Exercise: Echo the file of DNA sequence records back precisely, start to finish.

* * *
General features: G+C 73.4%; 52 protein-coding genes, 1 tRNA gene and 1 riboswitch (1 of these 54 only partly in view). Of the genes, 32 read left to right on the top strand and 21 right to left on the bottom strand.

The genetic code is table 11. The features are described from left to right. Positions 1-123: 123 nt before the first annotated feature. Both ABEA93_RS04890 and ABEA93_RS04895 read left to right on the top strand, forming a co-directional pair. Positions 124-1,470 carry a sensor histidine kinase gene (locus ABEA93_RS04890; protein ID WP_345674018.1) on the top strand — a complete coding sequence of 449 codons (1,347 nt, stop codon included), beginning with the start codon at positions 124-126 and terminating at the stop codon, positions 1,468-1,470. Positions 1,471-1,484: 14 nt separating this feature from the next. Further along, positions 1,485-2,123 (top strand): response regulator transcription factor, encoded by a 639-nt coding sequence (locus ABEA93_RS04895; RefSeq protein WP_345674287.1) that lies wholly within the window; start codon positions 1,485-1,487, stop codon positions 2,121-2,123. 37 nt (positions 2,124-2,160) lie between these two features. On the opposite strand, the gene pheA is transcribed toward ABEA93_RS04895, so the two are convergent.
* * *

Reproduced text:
General features: G+C 73.4%; 52 protein-coding genes, 1 tRNA gene and 1 riboswitch (1 of these 54 only partly in view). Of the genes, 32 read left to right on the top strand and 21 right to left on the bottom strand.

The genetic code is table 11. The features are described from left to right. Positions 1-123: 123 nt before the first annotated feature. Both ABEA93_RS04890 and ABEA93_RS04895 read left to right on the top strand, forming a co-directional pair. Positions 124-1,470 carry a sensor histidine kinase gene (locus ABEA93_RS04890; protein ID WP_345674018.1) on the top strand — a complete coding sequence of 449 codons (1,347 nt, stop codon included), beginning with the start codon at positions 124-126 and terminating at the stop codon, positions 1,468-1,470. Positions 1,471-1,484: 14 nt separating this feature from the next. Further along, positions 1,485-2,123 (top strand): response regulator transcription factor, encoded by a 639-nt coding sequence (locus ABEA93_RS04895; RefSeq protein WP_345674287.1) that lies wholly within the window; start codon positions 1,485-1,487, stop codon positions 2,121-2,123. 37 nt (positions 2,124-2,160) lie between these two features. On the opposite strand, the gene pheA is transcribed toward ABEA93_RS04895, so the two are convergent.